February 29, 2012
The film opens with a woman named Alicia (Marcela Valencia) who confesses Father Ernesto (Blas Jaramillo) her desire of murdering her children to prevent them the suffering of living in poverty. Father Ernesto tries to comfort her but later, Alicia fulfills her desire, deeply affecting Father Ernesto, who had already in a crisis of faith due to his growing feelings towards his assistant Irene (Isabel Gaona). In the same neighborhood lives Paola (Marcela Mar), a beautiful woman who works at he marketplace, struggling to earn some money. Two friends, Pablo and Alberto (Andrés Parra and Diego Vásquez respectively) propose her to join them in a con to rob wealthy businessmen. Finally, there's Eliseo (Damián Alcázar), a Vietnam veteran and English teacher whom enjoys literature but has never been able to maintain social relationships. Eliseo lives with his mother (Teresa Gutiérrez), who constantly berates his son for his lack of success in life. Eliseo's resentment towards life begins to grow stronger, and his mind is a bomb ready to explode.
Adapted by director Andrés Baiz himself, "Satanás" (literally "Satan") takes several liberties with Mendoza's novel (the main one being the omission of a fourth story, the one of a character named Andrés. It's also set in current times instead of the 1980s), though it remains faithful to the core themes of the story, that is, it's exploration on the nature of evil. The three stories that collide in "Satanás" share the common theme of humanity's inherent evil, with the three characters experiencing different digress of evil, not only in the society they live in, but especially in themselves; not only the evil they suffer or witness, but most importantly, the one they inflict on others. In the story, Eliseo is fascinated by Robert Louis Stevenson's "Strange Case of Dr Jekyll and Mr Hyde", and the novel's theme of duality, of the evil that's hidden inside every person is echoed in the film, not only in the obvious case of Eliseo, but also in the lives of Paola and Father Ernesto. The different degrees in which they succumb to this inherent evil is the focus of Baiz' screenplay.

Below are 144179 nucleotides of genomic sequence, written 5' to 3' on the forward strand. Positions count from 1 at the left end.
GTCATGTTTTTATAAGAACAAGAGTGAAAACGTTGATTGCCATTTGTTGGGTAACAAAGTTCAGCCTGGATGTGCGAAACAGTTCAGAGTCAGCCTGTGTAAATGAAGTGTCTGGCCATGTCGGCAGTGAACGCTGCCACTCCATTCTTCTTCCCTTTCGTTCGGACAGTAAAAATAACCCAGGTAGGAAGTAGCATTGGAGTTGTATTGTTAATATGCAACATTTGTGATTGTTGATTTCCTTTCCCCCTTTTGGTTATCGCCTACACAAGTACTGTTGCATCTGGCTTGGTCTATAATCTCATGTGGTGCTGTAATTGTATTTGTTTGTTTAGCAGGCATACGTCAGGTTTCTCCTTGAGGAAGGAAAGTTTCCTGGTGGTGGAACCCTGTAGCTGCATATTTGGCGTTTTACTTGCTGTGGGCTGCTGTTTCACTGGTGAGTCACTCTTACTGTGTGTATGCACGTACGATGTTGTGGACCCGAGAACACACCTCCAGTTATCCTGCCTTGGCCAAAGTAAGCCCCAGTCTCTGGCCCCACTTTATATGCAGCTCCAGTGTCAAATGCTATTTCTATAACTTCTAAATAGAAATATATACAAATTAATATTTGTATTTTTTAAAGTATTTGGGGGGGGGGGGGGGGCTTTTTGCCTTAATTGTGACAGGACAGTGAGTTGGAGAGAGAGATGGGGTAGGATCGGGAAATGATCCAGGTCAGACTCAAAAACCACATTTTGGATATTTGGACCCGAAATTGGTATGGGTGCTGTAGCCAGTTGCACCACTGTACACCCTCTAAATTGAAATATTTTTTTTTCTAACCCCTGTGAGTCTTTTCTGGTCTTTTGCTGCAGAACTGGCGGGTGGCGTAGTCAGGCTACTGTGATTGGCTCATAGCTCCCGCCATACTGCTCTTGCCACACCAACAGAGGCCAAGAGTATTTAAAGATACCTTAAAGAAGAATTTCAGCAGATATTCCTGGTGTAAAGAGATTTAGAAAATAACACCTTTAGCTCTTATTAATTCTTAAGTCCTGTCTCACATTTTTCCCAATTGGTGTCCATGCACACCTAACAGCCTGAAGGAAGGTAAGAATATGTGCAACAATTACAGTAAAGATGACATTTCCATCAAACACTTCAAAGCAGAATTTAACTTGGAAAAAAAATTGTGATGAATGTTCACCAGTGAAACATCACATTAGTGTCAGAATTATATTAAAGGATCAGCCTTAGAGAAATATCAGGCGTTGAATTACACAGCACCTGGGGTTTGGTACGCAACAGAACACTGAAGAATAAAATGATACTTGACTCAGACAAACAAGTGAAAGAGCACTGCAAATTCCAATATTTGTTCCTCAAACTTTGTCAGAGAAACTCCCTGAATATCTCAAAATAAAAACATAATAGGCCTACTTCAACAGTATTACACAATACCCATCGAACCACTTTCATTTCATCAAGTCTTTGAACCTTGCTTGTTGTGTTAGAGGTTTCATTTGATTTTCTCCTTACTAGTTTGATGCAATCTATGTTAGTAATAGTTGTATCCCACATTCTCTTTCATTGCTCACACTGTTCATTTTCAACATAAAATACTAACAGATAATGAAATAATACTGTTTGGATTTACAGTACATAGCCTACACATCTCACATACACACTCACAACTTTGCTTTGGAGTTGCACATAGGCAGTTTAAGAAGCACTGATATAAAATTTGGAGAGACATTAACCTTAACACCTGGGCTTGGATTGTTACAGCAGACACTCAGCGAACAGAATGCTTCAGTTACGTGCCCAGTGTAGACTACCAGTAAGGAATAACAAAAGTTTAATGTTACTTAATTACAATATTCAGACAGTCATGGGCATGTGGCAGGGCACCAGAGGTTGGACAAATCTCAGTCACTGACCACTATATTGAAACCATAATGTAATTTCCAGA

As a director, Baiz shows a very competent and polished technique, enhanced a lot by the remarkable work of cinematography done by Mauricio Vidal, which captures a city of Bogotá on the verge of becoming a urban nightmare, reflects the inner conflicts of Baiz' characters. Social inequity is another important theme reflected in Baiz' work, as several times he juxtaposes the wealthy neighborhoods of Bogotá with its decayed ones, again as two different sides of the same coin. The differences between social classes play a major role in the three stories, and Baiz handles this without resorting to cheap melodrama, never betraying the dark tone of his story. Baiz' visual style is polished, but now without a certain degree of gritty realism, which comes up as appropriate given the subject matter of his story. His narrative, dealing with three separated but interconnected stories is unfortunately a bit uneven, as while some of the stories are remarkably developed, others seem forced and even disposable.